In the last column I asked what a Phone Company does and why we need one. In this column I continue the theme by questioning the assumptions implicit in the word “telecommunications”.
Updated: 09-Oct-2006Version 2: 2023-05-28 17:09:26

This is a version of my May 2006 column in Von Magazine . The magazine is now posting images of the pages instead of the actual text so I’m posting the original version here. You can view the printed version here .

In the last column I asked what a Phone Company does and why we need one. In this column I continue the theme by questioning the assumptions implicit in the word “telecommunications”.

The defining premise of the telecommunications industry is that the message (communications) and the transport (tele) are one. They pay for expensive infrastructure by selling for high value services. The Internet puts a lie to the fundamental economical principles that define telecommunications because the services are created at the edge of the network and thus the revenues no longer accrue to the carrier.

The “communications” has escaped from telecommunications.

No wonder the carriers are desperate for the two-tiered internet – they want to maintain the fiction that only they can provide at least some of the services. The GSM consortium even publishes slide shows ( showing how they will avoid the danger of abundance by requiring that people only be allowed to buy billable services from them. This is also the idea behind IMS, or what I’ve been calling the billable Internet.

Thanks to Claude Shannon’s work at Bell Labs and other research we know that the whole idea of handing over our ability to communicate to gatekeepers whose only goal is the creation of billable events is insane at best. It is anti-capitalism yet there seems to be a lack of political will to challenge the system. Investors who should recognize the obvious signs of a bad investment seem to be willing to pour new money into a dead industry rather than take advantage of the opportunities afforded by providing and using the abundant connectivity held hostage by the carriers.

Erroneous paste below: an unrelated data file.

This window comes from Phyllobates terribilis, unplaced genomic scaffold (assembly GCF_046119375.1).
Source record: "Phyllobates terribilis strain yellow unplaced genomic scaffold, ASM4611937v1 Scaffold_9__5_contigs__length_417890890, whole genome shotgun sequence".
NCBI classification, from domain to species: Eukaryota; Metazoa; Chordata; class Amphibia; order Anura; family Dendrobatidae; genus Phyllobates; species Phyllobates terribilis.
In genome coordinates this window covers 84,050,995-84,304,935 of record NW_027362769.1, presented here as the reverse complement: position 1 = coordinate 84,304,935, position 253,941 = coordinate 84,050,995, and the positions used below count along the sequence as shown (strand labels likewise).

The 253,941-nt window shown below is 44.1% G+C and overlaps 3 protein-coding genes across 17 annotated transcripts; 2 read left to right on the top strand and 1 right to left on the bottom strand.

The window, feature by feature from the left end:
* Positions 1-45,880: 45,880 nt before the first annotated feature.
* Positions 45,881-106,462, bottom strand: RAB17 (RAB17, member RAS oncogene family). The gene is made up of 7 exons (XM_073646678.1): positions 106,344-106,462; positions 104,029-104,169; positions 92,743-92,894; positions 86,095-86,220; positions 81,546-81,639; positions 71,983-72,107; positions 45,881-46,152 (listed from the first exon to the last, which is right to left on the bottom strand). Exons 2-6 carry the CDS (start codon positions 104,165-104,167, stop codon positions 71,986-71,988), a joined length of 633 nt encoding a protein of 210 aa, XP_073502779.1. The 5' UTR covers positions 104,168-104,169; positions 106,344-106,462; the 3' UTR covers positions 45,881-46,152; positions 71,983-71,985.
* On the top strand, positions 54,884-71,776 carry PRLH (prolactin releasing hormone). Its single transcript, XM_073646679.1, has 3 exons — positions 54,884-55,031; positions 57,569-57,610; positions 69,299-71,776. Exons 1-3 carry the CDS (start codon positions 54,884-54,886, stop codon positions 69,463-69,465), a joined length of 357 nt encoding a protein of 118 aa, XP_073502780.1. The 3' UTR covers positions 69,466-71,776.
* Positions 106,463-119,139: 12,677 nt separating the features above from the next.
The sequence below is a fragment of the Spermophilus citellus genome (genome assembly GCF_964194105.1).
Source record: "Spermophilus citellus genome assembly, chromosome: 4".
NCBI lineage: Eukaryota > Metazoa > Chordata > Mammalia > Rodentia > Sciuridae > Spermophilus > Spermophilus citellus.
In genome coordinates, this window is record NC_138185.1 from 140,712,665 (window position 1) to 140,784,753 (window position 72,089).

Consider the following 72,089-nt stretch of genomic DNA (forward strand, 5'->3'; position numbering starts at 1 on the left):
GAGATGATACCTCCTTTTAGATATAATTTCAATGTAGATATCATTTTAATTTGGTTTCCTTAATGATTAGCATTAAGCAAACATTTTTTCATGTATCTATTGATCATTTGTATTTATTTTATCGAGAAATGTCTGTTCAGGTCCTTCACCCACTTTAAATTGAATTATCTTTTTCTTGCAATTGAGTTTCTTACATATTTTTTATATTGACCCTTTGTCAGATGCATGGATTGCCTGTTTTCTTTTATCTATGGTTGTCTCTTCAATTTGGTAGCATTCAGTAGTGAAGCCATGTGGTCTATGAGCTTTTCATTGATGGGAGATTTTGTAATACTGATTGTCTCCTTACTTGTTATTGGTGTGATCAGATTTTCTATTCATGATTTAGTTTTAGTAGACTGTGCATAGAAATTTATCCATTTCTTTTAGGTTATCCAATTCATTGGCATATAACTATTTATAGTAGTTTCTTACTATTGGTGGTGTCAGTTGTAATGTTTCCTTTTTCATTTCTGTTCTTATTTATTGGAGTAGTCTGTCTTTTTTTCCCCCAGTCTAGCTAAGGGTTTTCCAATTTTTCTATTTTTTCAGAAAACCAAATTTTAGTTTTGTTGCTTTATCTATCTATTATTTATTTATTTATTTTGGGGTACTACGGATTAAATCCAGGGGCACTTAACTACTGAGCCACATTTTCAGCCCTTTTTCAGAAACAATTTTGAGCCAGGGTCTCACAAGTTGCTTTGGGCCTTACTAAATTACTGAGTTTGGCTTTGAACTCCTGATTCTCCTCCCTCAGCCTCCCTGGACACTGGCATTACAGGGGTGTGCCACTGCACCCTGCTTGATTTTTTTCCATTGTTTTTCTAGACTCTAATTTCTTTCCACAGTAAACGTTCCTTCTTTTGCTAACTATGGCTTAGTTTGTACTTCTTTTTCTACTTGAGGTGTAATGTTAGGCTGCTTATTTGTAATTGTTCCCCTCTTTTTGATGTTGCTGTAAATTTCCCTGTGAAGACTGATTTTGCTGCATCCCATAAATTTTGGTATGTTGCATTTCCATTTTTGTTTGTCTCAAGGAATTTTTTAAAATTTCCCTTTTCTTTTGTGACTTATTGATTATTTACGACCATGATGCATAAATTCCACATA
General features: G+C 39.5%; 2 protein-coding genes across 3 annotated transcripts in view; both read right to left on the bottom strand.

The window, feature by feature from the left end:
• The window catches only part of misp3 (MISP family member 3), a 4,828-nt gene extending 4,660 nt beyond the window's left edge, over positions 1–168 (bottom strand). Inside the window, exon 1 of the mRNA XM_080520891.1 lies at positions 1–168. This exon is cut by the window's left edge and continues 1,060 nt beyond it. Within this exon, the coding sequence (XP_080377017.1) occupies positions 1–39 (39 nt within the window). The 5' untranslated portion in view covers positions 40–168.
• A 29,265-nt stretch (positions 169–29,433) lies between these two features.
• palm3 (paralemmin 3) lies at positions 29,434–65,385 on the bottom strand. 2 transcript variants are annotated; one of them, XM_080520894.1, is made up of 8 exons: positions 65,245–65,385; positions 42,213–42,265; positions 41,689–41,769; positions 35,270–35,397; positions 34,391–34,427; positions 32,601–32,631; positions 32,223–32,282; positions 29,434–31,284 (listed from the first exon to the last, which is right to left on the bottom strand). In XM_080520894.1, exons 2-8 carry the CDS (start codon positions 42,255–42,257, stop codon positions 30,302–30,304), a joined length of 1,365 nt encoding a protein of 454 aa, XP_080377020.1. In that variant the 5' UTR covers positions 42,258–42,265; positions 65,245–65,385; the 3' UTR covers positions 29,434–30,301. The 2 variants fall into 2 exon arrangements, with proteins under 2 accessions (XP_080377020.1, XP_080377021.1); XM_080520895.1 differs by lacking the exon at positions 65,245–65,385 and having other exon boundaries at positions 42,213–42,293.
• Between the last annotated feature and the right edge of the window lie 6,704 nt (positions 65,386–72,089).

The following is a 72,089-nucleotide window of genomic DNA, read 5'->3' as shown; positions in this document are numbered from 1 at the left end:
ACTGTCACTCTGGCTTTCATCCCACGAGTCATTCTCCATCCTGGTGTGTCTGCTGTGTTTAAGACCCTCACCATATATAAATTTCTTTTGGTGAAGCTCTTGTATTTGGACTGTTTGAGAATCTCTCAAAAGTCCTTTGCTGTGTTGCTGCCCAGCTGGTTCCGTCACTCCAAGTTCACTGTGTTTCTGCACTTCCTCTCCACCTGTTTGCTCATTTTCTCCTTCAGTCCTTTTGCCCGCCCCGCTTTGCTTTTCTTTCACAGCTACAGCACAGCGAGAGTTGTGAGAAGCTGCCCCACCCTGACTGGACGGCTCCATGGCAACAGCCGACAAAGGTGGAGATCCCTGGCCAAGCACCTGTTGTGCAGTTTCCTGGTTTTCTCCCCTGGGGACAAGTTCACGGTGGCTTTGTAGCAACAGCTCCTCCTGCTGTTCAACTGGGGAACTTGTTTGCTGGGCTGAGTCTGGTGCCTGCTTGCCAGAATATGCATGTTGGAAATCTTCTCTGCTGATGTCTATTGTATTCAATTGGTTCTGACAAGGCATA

How did we get here? It’s not as if communications services are something new. Thousands of years ago we had runners carrying messages, and then scribes transcribing messages, post services for carrying missives and fan entire publishing industry that transports text on pages made from wood pulp.

The concept of telecommunications is equivalent to taking the term pulp-fiction too seriously and classifying plywood as a book with its pages glued together. But that’s they way we write our telecommunications regulations. The very language of the Regulatorium assumes that services are fundamental so we can’t talk about fungible connectivity.

Analog systems are fragile and use special wires for each kind of signal because the losses have to be matched to preserve the particular aspects of each message. Thus we have special wires for voice, video and other signals. This plethora of special wires continues to plague modern consumer electronics. It is makes it seem as if vertical integration is not just valid but necessary.

It is this kind of na?e misunderstanding that often drives policy – especially if it reinforces the status quo. It makes consumer sympathetic to the plight of their phone companies. It gives the executives a cover story for denying the results of their own research and for that they must be held accountable.

Digital technology allows us to treat the transport as simple infrastructure totally apart from the contents of the message.

The carriers are heavily lobbying to prevent the creation of true information highway – one that simply transports messages without capturing them. Even as they admit that their businesses are not viable they insist on the ability to deny transport to content that competes with them. And they continue to invest in their failing model. For this too they must be held accountable.

I can understand the na?e assumption that each kind of message requires its own transport. Those who have responsibility for investing billions and dollars and those responsible for policies that affect a vital infrastructure have a responsibility to have a deeper understanding.

The problems are fundamental and structural. Efforts like “network neutrality” are futile attempts to remedy the structural problem. The “net heads” have a responsibility to distinguish between the services provided by ISPs (Internet Service Providers) and the network itself. For that matter, we don’t access the Internet; we participate by using common protocols over any viable transport.

The closed model of telecommunications must give way to open transport as basic infrastructure. The marketplace is already shifting the value out of telecommunications. Today’s edge protocols such as P2P and providers like Google and Skype are already living at the edge.

We must demand accountability from those try to maintain their privilege by claiming there is no transport and that only they can provide services. The billions of dollars they stand to lose pales compared with the value they deny us.